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Audioscan ProbeGUIDE - September 2019

ABR Pretty Dog-Gone Versatile


As hearing professionals, we have a distinct interest in our patient's hearing. But what if your patient was your own dog?

Dr. Peter Scheifele encountered this very scenario as he noticed that his Australian shepherd, Belle, did not respond to his calls. Dr. Scheifele has spent several years at the University of Connecticut's Department of Animal Science developing auditory brainstem response (ABR) protocols for canines who show signs of hearing loss. Of course, Belle was his first subject and was diagnosed with a profound hearing loss.

As an audiologist, Scheifele studied human ABR responses, and simply adapted the ABR to work for dogs. He used insert earphones that were more appropriate for doggie ears, as well as electrodes fixed on the scalp (Figure 1). In addition, he used subdermal electrodes in a non-sedated setting. When asked how canine waveforms compare in relation to adult human waveforms, he said, "A majority of the time the latencies are early by so much as 3 milliseconds. The morphology is not unlike that of a human, and many times Wave IV does not show up either" (Figure 2).

Just as in a human ABR interpretation, ABR tests performed on dogs can offer conclusive results, as opposed to the black-and-white line of "hearing" or "not hearing." This information can be useful to breeders by providing knowledge concerning the possibility of a litter of puppies inheriting deafness. Congenital deafness has been reported in at least 60 breeds of dogs.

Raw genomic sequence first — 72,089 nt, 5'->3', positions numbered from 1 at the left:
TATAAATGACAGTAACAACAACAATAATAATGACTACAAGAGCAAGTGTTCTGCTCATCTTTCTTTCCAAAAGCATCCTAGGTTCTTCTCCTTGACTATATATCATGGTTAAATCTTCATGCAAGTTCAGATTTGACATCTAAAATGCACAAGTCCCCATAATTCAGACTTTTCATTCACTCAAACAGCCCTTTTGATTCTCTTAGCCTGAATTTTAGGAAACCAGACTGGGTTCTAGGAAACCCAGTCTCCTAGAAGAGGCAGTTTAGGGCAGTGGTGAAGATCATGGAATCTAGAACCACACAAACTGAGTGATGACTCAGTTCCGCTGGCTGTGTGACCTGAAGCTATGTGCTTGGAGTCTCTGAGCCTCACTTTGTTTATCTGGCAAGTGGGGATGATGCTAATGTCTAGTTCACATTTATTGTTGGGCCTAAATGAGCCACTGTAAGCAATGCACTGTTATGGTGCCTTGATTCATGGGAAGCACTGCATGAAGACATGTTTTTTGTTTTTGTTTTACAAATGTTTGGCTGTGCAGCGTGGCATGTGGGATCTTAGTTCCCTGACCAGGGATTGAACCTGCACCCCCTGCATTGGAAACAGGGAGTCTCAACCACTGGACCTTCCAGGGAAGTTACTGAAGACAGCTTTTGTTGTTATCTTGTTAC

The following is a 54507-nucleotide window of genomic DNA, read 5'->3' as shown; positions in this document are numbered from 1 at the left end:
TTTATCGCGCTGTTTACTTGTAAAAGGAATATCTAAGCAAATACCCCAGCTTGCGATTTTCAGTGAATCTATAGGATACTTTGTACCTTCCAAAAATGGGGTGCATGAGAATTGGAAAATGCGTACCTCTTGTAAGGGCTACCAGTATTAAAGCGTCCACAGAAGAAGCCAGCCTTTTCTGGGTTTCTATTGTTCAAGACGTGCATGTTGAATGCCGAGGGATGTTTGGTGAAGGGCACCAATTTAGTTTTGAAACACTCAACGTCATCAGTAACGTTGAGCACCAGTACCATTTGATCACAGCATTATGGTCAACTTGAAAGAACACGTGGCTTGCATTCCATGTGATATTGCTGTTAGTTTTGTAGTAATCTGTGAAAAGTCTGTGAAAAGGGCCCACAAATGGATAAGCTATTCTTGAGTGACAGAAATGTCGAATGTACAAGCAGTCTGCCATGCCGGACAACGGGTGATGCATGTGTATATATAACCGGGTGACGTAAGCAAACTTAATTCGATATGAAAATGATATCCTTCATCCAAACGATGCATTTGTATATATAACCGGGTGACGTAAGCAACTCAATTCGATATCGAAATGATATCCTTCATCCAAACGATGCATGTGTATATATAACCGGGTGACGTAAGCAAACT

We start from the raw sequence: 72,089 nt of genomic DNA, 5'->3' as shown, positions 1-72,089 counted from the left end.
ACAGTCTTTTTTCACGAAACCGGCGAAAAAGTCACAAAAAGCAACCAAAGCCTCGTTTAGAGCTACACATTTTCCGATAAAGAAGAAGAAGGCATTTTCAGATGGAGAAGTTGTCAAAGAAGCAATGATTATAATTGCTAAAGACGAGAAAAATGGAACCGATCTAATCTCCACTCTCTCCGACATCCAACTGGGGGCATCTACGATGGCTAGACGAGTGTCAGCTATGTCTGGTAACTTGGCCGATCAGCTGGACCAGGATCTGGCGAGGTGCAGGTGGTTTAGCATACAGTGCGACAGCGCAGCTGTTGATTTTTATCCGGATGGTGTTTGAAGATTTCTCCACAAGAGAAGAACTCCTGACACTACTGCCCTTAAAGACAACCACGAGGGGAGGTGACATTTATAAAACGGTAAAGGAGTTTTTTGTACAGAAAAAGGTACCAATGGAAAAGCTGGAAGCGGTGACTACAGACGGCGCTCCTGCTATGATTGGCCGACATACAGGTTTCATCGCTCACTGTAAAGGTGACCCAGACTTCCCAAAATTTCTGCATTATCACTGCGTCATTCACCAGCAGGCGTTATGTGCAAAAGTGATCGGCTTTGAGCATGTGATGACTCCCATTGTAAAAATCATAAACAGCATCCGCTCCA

The University of Connecticut clinic is one of the only sites in the United States that offers such testing for canines. As an animal audiologist, Dr. Scheifele hopes that his testing and headway will provide opportunities for the practice to expand nationwide. As quoted in the Hartford Courant, he said, "The ultimate goal is to train animal audiologists. If we can start people to become audiologists, veterinarians will eventually be able to rely on audiologists the same way MDs do."

Peter Scheifele's work concerning the canine ABR was recently presented at the Acoustical Society of America's National Meeting, and is currently awaiting publication:

Scheifele, P.M., Musiek, F.M., Pinto, M.G., Darre M., Preece, J. (2006). Comparative analyses of canine hearing using auditory evoked potentials." Journal of the Acoustical Society of America (presented at 151st national meeting and now in submission).

To read to the complete story, go to,0,7098909.story?coll=hc-headlines-northeast.

Figure 1. Doggie ABR Setup. "Belle" is the white Australian Shepherd.

Figure 2. Wave V Latency-Intensity Function for a Normal Hearing Dog

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